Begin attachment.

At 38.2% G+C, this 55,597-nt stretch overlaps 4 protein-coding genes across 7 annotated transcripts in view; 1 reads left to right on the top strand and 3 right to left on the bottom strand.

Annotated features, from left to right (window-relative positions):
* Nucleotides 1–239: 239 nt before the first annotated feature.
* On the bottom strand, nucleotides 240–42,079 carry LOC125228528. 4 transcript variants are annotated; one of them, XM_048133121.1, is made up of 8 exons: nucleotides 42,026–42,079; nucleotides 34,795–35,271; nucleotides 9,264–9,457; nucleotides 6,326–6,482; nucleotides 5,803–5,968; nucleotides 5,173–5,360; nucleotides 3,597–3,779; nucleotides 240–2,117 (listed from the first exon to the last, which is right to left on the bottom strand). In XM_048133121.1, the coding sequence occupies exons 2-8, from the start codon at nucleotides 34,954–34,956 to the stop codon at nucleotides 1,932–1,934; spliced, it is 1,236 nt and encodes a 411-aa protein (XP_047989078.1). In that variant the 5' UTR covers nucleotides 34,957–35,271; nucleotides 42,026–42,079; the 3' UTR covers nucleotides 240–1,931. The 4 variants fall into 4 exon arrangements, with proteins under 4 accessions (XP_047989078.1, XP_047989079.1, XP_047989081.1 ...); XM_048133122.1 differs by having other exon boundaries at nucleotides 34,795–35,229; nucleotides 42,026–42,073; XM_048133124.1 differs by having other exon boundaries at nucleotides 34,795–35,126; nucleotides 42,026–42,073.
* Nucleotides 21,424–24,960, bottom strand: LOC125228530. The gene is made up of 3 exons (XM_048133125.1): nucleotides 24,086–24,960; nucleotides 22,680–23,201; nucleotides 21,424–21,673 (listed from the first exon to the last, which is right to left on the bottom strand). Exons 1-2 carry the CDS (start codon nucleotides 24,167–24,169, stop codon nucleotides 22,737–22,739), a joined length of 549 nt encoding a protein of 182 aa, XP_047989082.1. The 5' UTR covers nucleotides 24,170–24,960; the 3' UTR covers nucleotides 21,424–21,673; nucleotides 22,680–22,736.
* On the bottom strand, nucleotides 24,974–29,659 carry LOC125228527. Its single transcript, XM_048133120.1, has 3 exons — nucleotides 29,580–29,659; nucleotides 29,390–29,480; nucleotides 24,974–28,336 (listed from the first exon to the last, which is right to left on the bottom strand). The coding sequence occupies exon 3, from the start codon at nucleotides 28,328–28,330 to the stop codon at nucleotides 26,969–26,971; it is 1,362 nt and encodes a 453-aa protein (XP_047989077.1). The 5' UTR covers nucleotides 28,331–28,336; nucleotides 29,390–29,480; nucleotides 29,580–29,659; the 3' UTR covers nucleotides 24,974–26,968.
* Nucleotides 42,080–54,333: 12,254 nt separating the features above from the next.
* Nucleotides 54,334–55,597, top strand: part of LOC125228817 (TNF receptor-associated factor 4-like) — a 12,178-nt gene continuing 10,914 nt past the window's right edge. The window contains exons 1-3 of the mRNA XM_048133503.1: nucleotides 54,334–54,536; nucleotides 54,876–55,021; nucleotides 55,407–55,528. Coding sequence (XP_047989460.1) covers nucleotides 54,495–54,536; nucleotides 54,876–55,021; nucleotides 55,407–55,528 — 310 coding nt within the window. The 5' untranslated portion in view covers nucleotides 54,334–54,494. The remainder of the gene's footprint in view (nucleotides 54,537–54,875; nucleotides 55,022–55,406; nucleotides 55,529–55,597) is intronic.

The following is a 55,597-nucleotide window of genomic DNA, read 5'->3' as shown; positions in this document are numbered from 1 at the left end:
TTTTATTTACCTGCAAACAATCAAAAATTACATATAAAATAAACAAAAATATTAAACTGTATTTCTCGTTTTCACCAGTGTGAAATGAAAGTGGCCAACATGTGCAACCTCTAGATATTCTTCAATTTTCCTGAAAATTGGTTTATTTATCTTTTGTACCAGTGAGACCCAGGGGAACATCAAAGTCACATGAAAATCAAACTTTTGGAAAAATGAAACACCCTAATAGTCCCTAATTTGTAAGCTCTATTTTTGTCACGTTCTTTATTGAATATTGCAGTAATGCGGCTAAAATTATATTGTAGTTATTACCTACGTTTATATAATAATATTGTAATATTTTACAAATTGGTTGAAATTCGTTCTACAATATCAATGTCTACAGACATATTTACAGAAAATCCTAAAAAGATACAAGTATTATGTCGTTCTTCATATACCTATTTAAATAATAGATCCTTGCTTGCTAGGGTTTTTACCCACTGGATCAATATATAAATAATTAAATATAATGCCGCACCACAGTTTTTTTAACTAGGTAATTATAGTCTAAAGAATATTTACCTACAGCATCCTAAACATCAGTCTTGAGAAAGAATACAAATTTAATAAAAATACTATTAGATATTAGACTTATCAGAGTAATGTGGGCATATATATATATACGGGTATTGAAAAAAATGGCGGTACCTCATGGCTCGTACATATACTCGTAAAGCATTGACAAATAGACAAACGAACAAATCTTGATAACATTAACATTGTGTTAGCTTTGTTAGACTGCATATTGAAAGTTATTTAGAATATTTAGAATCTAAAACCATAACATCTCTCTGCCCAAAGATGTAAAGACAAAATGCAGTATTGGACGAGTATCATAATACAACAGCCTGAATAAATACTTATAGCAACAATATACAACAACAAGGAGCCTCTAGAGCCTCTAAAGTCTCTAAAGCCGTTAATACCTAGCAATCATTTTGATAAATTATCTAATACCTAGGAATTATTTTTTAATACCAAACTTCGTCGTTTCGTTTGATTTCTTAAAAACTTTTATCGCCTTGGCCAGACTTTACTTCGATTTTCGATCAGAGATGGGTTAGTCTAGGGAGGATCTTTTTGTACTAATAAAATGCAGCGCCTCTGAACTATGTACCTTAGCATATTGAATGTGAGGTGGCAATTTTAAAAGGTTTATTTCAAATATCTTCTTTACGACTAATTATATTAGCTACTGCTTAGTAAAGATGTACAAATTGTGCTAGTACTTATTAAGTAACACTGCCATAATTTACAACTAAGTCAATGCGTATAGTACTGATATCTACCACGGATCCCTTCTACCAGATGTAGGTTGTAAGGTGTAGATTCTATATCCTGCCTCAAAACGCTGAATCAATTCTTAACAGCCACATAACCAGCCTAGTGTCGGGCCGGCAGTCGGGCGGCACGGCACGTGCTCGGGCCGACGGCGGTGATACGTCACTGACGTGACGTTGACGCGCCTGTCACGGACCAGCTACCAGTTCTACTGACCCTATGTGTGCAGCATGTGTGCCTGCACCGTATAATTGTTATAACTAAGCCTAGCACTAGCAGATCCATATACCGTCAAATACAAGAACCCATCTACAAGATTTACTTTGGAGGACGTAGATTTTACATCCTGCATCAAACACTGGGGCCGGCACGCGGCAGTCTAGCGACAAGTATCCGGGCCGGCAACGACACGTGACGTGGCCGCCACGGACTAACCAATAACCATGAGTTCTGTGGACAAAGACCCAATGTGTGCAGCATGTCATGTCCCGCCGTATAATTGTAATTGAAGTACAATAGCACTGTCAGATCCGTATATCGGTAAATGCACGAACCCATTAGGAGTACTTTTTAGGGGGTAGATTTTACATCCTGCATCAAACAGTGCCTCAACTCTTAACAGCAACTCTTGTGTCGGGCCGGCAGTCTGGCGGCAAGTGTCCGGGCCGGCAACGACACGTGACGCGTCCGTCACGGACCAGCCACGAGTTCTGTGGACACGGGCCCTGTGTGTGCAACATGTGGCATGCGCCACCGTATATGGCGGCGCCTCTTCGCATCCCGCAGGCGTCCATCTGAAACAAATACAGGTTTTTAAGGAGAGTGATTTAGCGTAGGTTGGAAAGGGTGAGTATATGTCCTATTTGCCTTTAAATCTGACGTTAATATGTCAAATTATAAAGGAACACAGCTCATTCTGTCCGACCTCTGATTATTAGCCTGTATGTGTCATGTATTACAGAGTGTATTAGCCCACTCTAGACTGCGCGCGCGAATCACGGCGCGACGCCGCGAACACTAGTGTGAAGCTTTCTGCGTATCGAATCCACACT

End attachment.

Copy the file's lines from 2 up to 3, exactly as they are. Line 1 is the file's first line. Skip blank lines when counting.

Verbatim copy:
Annotated features, from left to right (window-relative positions):
* Nucleotides 1–239: 239 nt before the first annotated feature.